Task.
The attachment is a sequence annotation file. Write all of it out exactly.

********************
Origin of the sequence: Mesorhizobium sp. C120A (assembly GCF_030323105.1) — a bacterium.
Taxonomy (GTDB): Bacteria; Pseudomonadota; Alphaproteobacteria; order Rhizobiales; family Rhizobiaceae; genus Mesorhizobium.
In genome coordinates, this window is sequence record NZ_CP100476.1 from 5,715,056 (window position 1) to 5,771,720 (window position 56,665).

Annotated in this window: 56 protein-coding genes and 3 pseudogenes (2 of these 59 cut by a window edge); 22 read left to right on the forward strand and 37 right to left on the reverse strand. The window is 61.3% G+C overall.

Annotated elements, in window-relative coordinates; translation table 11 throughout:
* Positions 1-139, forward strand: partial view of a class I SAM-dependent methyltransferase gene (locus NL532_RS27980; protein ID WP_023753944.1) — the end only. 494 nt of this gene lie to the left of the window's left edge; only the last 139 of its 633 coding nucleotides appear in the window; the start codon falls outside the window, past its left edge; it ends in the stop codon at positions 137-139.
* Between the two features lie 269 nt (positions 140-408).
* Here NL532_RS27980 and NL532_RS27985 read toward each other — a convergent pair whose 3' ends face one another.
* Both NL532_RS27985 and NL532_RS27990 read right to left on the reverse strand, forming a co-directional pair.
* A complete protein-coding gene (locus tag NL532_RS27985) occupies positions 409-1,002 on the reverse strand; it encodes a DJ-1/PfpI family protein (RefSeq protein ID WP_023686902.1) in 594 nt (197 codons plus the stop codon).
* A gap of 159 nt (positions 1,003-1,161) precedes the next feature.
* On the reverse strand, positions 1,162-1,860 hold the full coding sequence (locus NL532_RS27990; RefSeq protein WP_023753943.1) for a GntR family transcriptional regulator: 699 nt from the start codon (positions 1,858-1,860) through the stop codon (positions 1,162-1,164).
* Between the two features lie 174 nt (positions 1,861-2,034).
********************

Origin of the sequence: Mesorhizobium sp. C120A (assembly GCF_030323105.1) — a bacterium.
Taxonomy (GTDB): Bacteria; Pseudomonadota; Alphaproteobacteria; order Rhizobiales; family Rhizobiaceae; genus Mesorhizobium.
In genome coordinates, this window is sequence record NZ_CP100476.1 from 5,715,056 (window position 1) to 5,771,720 (window position 56,665).

Annotated in this window: 56 protein-coding genes and 3 pseudogenes (2 of these 59 cut by a window edge); 22 read left to right on the forward strand and 37 right to left on the reverse strand. The window is 61.3% G+C overall.

Annotated elements, in window-relative coordinates; translation table 11 throughout:
* Positions 1-139, forward strand: partial view of a class I SAM-dependent methyltransferase gene (locus NL532_RS27980; protein ID WP_023753944.1) — the end only. 494 nt of this gene lie to the left of the window's left edge; only the last 139 of its 633 coding nucleotides appear in the window; the start codon falls outside the window, past its left edge; it ends in the stop codon at positions 137-139.
* Between the two features lie 269 nt (positions 140-408).
* Here NL532_RS27980 and NL532_RS27985 read toward each other — a convergent pair whose 3' ends face one another.
* Both NL532_RS27985 and NL532_RS27990 read right to left on the reverse strand, forming a co-directional pair.
* A complete protein-coding gene (locus tag NL532_RS27985) occupies positions 409-1,002 on the reverse strand; it encodes a DJ-1/PfpI family protein (RefSeq protein ID WP_023686902.1) in 594 nt (197 codons plus the stop codon).
* A gap of 159 nt (positions 1,003-1,161) precedes the next feature.
* On the reverse strand, positions 1,162-1,860 hold the full coding sequence (locus NL532_RS27990; RefSeq protein WP_023753943.1) for a GntR family transcriptional regulator: 699 nt from the start codon (positions 1,858-1,860) through the stop codon (positions 1,162-1,164).
* Between the two features lie 174 nt (positions 1,861-2,034).